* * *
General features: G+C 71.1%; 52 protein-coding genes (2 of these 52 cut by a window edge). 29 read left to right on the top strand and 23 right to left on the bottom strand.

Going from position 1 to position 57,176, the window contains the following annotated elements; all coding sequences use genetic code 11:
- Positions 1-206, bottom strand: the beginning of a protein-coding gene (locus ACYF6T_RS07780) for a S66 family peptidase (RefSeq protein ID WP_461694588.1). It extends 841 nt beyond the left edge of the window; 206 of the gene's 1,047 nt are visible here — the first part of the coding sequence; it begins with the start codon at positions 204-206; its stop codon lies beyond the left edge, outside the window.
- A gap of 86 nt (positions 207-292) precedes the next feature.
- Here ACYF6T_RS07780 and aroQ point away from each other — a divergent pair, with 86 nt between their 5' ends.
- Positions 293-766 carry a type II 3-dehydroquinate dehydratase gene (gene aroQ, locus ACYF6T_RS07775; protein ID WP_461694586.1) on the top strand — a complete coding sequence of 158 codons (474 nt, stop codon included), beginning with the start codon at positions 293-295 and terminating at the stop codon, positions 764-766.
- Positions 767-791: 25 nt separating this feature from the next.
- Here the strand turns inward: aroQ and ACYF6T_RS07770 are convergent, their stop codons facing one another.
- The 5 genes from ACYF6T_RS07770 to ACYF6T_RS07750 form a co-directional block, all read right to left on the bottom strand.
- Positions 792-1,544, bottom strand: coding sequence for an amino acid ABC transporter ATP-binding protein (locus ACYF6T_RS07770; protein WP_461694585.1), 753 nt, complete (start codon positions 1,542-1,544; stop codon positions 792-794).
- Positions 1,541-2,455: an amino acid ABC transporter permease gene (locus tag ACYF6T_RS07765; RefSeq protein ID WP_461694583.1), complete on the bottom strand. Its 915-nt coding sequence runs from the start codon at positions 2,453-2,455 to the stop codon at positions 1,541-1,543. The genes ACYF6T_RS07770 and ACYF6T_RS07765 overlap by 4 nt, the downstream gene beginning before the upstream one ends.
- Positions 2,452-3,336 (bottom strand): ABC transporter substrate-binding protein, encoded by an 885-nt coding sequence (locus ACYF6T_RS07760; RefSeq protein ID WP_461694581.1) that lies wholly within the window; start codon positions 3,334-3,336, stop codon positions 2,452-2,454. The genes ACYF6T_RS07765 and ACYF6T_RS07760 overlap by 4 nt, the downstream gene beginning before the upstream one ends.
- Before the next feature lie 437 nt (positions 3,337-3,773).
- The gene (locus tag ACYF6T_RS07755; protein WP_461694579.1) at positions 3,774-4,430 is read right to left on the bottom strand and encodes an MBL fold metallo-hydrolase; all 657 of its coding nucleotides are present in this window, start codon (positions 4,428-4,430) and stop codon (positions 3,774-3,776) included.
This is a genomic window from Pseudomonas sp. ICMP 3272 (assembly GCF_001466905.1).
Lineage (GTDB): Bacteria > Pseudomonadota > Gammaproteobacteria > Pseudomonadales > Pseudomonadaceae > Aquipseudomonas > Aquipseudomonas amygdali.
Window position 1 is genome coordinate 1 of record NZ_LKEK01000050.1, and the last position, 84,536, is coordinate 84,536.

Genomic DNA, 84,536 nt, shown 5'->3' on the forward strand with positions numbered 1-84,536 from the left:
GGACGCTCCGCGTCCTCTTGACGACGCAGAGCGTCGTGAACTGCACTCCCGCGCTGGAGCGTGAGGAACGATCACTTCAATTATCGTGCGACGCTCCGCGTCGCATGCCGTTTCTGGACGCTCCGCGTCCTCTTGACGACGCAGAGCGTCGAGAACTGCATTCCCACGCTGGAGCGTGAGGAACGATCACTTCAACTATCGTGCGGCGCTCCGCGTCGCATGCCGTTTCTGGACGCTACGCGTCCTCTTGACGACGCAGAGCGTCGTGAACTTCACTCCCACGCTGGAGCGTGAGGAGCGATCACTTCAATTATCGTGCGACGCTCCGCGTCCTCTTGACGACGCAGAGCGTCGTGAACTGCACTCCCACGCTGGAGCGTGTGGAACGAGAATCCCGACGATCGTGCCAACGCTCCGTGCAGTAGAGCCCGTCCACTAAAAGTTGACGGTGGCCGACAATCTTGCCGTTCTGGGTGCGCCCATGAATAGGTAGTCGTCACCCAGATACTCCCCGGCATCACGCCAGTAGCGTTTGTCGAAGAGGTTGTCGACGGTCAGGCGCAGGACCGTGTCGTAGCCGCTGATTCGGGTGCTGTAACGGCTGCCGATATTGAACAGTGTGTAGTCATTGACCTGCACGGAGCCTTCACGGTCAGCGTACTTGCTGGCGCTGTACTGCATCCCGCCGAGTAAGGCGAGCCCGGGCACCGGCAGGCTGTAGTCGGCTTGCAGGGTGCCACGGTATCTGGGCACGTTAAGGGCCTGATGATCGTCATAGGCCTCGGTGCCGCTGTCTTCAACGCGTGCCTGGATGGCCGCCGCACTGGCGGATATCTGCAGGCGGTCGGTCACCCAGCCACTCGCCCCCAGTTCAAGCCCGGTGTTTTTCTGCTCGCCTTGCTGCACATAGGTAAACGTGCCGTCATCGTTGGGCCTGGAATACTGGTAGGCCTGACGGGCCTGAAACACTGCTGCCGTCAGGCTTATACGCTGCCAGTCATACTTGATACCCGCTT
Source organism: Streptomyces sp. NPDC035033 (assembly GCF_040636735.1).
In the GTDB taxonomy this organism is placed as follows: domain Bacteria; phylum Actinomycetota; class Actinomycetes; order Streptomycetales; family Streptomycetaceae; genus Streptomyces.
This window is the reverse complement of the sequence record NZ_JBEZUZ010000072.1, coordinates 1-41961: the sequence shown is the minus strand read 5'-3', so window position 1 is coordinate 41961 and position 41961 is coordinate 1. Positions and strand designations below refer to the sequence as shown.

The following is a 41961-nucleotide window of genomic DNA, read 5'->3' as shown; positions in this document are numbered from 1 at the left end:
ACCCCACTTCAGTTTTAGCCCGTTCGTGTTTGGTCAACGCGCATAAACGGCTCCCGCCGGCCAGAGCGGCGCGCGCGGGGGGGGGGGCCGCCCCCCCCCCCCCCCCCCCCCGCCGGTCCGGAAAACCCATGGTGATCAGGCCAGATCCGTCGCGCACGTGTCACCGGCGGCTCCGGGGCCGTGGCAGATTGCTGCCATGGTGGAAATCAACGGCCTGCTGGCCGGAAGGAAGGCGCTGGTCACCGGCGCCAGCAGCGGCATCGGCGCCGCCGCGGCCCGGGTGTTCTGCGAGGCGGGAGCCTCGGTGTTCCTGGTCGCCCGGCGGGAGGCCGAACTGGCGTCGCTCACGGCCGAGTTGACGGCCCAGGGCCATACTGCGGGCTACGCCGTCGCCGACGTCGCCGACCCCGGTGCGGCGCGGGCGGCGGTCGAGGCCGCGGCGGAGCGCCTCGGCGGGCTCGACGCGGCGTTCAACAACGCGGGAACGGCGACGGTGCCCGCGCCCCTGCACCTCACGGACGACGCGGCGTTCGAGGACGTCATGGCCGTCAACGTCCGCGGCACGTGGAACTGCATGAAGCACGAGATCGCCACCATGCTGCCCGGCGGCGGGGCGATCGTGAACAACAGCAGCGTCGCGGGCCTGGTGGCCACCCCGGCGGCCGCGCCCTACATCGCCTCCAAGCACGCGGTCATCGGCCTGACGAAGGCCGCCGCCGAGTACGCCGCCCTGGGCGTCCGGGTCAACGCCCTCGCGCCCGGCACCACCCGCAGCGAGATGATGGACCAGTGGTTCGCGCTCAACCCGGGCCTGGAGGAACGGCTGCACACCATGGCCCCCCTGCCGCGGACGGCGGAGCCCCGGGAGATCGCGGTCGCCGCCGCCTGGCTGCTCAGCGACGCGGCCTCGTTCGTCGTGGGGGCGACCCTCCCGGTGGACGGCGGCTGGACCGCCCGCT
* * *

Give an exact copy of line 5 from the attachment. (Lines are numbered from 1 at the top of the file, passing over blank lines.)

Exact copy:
- Here ACYF6T_RS07780 and aroQ point away from each other — a divergent pair, with 86 nt between their 5' ends.